Colorado has nearly 1,000 different species of bees. Now, native bee hotels are creating a lot of buzz. Even Costco now sells bee houses. Also known as pollinator homes, these small rustic structures resemble dwellings garden fairies might favor. Actually, they’re designed as ideal shelters for native bees.
“Bee hotels are nesting sites. They’re charming and can be a piece of art in the garden, as well as something beneficial,” said Sonya Anderson, a horticulture specialist and insect innkeeper at Denver Botanic Gardens.
Ladybugs, butterflies and spiders might check into the bug hotels, but guests of honor are bumblebees, long-horned bees, mining and mason bees, leaf-cutter bees and green sweat bees.
“Native bees are essential to wildland ecosystems. These bees pollinate many native wildflowers, shrubs and trees, which in turn, provide cover, food, and nesting sites to many wild animals,” said Diane Wilson, trials supervisor at Applewood Seed Company in Arvada. “Nesting sites are just as important to native bees as food sources — flowers — and will help to increase pollinator populations in your garden.”
Applewood Seed Company added bee hotels eight years ago after researching pollinator conservation. “We use twig bundles, bamboo bundles, and mason bee nest boxes. We also have a stump with holes drilled into it,” Wilson said.
“We have counted over 100 species of pollinators in our gardens,” said Wilson.” On rare occasions we will observe a pollinator such as the western bumblebee in our gardens. This bee species is in decline, and so it is very exciting to find one.”
Becky Hahnel crafted the quaint rustic bee hotels displayed at Denver Botanic Gardens. She used untreated wood, salvaged bricks, pine cones, paper egg cartons, bark, moss and reeds.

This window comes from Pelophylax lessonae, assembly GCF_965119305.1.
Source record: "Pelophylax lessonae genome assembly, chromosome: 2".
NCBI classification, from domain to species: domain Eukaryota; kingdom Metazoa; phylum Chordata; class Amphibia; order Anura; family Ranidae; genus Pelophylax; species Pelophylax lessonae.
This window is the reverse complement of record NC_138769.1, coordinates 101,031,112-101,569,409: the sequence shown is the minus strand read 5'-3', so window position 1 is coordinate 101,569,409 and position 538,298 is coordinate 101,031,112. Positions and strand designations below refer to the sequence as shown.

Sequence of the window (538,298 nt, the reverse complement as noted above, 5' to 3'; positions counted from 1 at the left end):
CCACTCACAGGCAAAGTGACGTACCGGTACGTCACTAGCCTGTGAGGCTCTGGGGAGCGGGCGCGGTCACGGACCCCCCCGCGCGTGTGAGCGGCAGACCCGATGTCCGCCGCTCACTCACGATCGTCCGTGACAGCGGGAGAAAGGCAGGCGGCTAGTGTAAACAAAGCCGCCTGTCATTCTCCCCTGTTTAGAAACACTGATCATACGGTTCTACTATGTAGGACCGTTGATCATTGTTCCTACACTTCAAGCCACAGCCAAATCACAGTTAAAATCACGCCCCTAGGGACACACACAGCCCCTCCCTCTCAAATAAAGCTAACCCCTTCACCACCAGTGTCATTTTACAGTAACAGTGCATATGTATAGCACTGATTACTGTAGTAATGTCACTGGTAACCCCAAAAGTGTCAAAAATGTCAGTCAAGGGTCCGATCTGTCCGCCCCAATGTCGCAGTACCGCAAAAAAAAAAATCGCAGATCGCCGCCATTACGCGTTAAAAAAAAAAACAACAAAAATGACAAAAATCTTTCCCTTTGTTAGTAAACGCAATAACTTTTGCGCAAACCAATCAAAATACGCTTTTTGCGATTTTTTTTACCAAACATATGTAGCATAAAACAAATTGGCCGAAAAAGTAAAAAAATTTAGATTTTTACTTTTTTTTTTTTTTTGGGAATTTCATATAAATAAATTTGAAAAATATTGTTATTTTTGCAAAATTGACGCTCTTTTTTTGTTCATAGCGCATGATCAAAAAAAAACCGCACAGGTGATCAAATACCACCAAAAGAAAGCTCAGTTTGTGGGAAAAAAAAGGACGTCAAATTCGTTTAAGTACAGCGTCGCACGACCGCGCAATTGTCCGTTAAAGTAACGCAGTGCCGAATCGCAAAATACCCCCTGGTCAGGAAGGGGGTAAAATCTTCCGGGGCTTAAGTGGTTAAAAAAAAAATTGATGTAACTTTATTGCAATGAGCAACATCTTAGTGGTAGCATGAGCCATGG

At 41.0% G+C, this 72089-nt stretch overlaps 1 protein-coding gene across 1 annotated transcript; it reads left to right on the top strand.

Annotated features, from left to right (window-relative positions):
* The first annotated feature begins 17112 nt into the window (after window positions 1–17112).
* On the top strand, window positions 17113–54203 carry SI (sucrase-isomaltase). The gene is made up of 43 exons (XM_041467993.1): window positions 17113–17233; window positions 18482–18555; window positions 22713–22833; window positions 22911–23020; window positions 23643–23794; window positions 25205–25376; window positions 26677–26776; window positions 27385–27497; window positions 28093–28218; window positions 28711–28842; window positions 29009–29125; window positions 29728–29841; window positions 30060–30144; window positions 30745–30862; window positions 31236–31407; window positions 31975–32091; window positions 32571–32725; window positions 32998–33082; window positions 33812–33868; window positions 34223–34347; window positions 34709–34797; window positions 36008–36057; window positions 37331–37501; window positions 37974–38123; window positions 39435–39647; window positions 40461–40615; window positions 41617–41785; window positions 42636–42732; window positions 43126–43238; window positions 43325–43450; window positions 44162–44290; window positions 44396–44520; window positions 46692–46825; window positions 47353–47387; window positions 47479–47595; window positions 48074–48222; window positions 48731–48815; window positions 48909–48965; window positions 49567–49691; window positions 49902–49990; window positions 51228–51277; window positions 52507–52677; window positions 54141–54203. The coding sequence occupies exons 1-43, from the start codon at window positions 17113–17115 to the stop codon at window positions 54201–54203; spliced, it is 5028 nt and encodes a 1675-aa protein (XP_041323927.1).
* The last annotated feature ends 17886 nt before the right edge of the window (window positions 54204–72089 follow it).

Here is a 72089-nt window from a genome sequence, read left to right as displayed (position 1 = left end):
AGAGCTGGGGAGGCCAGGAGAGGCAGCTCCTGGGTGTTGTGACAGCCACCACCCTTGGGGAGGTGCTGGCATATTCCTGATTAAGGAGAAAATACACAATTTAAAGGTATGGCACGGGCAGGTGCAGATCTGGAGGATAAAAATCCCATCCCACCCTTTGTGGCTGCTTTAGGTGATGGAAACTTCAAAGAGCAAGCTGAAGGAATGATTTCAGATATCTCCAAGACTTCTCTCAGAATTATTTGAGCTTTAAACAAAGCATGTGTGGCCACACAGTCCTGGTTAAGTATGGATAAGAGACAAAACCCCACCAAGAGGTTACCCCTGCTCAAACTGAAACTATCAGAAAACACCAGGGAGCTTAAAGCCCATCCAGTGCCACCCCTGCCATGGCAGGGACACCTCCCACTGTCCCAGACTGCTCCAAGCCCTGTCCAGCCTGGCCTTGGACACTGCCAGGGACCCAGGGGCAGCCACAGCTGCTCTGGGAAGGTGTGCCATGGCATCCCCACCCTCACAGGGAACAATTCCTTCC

Unlike honeybees, native bees have no queens, colonies, stingers, hives, or honey. Native bees are cavity dwellers. The tube-shaped reeds of an insect hotel provide ideal quarters.
“Native bees want an opening on one end and the other end closed,” Anderson said. “The native bee goes in and builds a chamber. A mason bee uses some mud. Leaf-cutter bees use pieces of leaves. They start at the back of the tube and create a chamber, lay an egg and leave a pollen nectar loaf for the embryo to eat when it emerges. They close up the chamber and then create another chamber and another and another.”
Insect hotels are relatively new to Colorado. “In Europe, they’re much more common,” Anderson said. “We added the first ones in 2012, just a few small ones. In 2014, we put the bigger ones up to support pollinators and also to raise awareness about native bees.”
Whether an environmental hobby or a science fair project, offering hospitality to native bees requires some maintenance. The end game for some is harvesting bee cocoons to add to the pollinator population that regenerates the plant kingdom and the planet itself. Life depends upon pollinators.
“As we learn more, insect hotels are more complicated to have. Don’t just put them up and forget them. The main thing in late winter or early spring is to make sure to put fresh new tubes in for bees to nest in,” said Anderson.
“Toward the end of the season, bring tubes inside to help protect bees over winter. If we bring them in, they’re not as vulnerable to predators like squirrels or parasitic wasps. Put the tubes in an unheated garage or shed in winter — someplace dark and cool, but not too cold or hot,” Anderson said.